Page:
Changing the Affordable Housing Narrative by Making Recording Process More Inclusive
NPHM is committed to ensuring that the power of telling and gathering stories isn’t limited to a select few. To that end, the museum aims to make oral history training as accessible as possible for public housing community members. Thanks to a $100,000 grant from the Mellon Foundationthat will fund the project for two years, the museum plans to revive its Oral History Corps training program which serves public housing residents and community organizers, after a two-year pandemic-imposed hiatus. NPHM wants to train people who have experienced barriers to access for more formal education in oral history and storytelling.
Chen’s experience and training as an oral historian will inform their work at NPHM to expand its oral history archives with stories that are ethical, compelling, nuanced and add context to the public housing experience. Besides their prestigious master’s degree from Columbia University, Chen served as a manager of the Voices Lifted oral history project at the Reginald F. Lewis Museum of Maryland African American History and Culture in Baltimore.
“We are all storytellers, and story listeners. That’s part of the human experience,” Chen said. “But most marginalized voices are not well documented in formalized written archives. That includes the voices of public housing residents. Collecting and sharing oral histories offers an opportunity to change the narrative.”
In 2007, NPHM began recording stories for the archive, which now holds over 150 recordings of public housing experiences that date as far as the 1930s, telling resident’s stories in their own words. NPHM’s digital archives will be made widely available to the public, beginning as early as this summer with approximately 10 to 20 recordings linked on its website. In addition, a permanent oral history exhibit is planned as part of the interactive design of the museum’s new home, once completed, at 1306 W Taylor St. Some audio narratives may only be available onsite—not online—based on contributors’ requests.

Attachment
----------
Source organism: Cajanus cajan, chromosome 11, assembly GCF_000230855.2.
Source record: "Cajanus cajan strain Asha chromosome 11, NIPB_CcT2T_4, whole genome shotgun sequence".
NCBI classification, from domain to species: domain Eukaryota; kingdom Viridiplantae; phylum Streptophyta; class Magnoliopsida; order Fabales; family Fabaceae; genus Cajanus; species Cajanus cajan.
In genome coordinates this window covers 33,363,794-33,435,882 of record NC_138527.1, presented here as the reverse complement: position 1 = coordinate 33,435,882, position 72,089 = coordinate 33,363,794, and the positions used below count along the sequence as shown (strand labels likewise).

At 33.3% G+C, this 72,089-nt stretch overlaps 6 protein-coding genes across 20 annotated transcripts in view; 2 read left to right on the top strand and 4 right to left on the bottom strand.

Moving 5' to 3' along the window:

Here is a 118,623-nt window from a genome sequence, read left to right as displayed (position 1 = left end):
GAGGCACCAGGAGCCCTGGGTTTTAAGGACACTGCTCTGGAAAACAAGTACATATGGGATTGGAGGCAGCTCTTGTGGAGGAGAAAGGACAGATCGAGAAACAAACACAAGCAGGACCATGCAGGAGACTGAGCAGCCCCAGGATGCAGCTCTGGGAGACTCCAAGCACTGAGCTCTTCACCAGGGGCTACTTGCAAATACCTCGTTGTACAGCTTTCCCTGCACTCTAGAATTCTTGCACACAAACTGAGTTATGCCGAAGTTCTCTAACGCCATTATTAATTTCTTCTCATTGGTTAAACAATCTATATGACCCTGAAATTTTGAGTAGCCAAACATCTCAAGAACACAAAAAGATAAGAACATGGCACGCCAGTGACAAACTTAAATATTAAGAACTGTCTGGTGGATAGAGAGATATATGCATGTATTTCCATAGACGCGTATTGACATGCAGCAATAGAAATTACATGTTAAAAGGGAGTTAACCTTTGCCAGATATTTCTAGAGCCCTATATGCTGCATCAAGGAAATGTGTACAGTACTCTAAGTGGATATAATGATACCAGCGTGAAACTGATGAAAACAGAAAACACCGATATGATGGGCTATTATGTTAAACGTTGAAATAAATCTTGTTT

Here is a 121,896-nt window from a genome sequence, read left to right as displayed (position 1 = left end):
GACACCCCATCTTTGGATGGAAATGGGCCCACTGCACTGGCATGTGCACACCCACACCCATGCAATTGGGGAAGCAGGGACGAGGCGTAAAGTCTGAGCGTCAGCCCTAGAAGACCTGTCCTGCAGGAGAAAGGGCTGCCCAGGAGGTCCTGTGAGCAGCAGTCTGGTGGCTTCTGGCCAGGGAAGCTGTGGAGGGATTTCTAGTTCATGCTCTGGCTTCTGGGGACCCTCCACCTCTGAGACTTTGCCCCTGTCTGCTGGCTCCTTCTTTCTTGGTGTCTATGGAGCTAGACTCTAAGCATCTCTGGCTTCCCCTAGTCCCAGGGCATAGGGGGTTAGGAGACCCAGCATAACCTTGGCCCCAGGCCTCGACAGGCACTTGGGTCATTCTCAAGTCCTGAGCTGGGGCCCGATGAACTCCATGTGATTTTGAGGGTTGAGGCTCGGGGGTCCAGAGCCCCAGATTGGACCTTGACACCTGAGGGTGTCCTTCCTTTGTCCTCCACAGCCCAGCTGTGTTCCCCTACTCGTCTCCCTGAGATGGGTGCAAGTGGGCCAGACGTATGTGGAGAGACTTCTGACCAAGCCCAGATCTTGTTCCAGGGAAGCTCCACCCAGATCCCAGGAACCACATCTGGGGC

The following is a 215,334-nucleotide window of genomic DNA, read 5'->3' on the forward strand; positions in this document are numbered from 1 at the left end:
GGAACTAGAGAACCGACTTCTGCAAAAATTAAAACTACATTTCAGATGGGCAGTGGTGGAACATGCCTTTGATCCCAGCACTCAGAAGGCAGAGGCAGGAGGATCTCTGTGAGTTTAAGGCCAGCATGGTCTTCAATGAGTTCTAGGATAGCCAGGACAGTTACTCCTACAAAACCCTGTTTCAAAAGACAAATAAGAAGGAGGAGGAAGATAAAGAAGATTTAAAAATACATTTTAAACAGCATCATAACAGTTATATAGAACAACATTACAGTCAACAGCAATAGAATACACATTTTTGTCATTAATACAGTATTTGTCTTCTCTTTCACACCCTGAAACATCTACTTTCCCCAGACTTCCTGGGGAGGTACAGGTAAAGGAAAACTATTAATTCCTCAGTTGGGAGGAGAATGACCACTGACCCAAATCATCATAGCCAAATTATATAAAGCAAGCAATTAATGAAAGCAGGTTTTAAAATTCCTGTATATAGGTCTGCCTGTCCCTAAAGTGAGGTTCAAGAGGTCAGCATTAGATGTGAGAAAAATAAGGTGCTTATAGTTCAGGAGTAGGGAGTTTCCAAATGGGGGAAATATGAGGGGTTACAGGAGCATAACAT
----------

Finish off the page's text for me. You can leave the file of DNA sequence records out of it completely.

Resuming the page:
The museum also broadcasts a regular “Out of the Archives” podcast every month, a “greatest hits” from NPHM’s oral history collection made widely available on Spotify, Apple Podcasts and various other podcast outlets.
About the National Public Housing Museum: NPHM is the first cultural institution in the United States dedicated to interpreting the American experience in public housing. Its mission is to preserve, promote and propel the right of all people to a place where they can live and prosper—a place to call home. Using art, oral histories and material culture, the museum will archive and share public housing stories of hope and personal achievement, as well as stories of struggle, resistance and resilience. These stories create opportunities for visitors to understand and engage in innovative public policy reform to reimagine the future of our communities, our society and the places we call home. Its physical structure is currently in development and will be an adaptive reuse of the last remaining building of the former Jane Addams
Homes on Chicago’s Near West Side. When completed, visitors will interface with compelling, historically significant exhibits and engage with the provocative ideas of internationally renowned contemporary artists.
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SOURCE National Public Housing Museum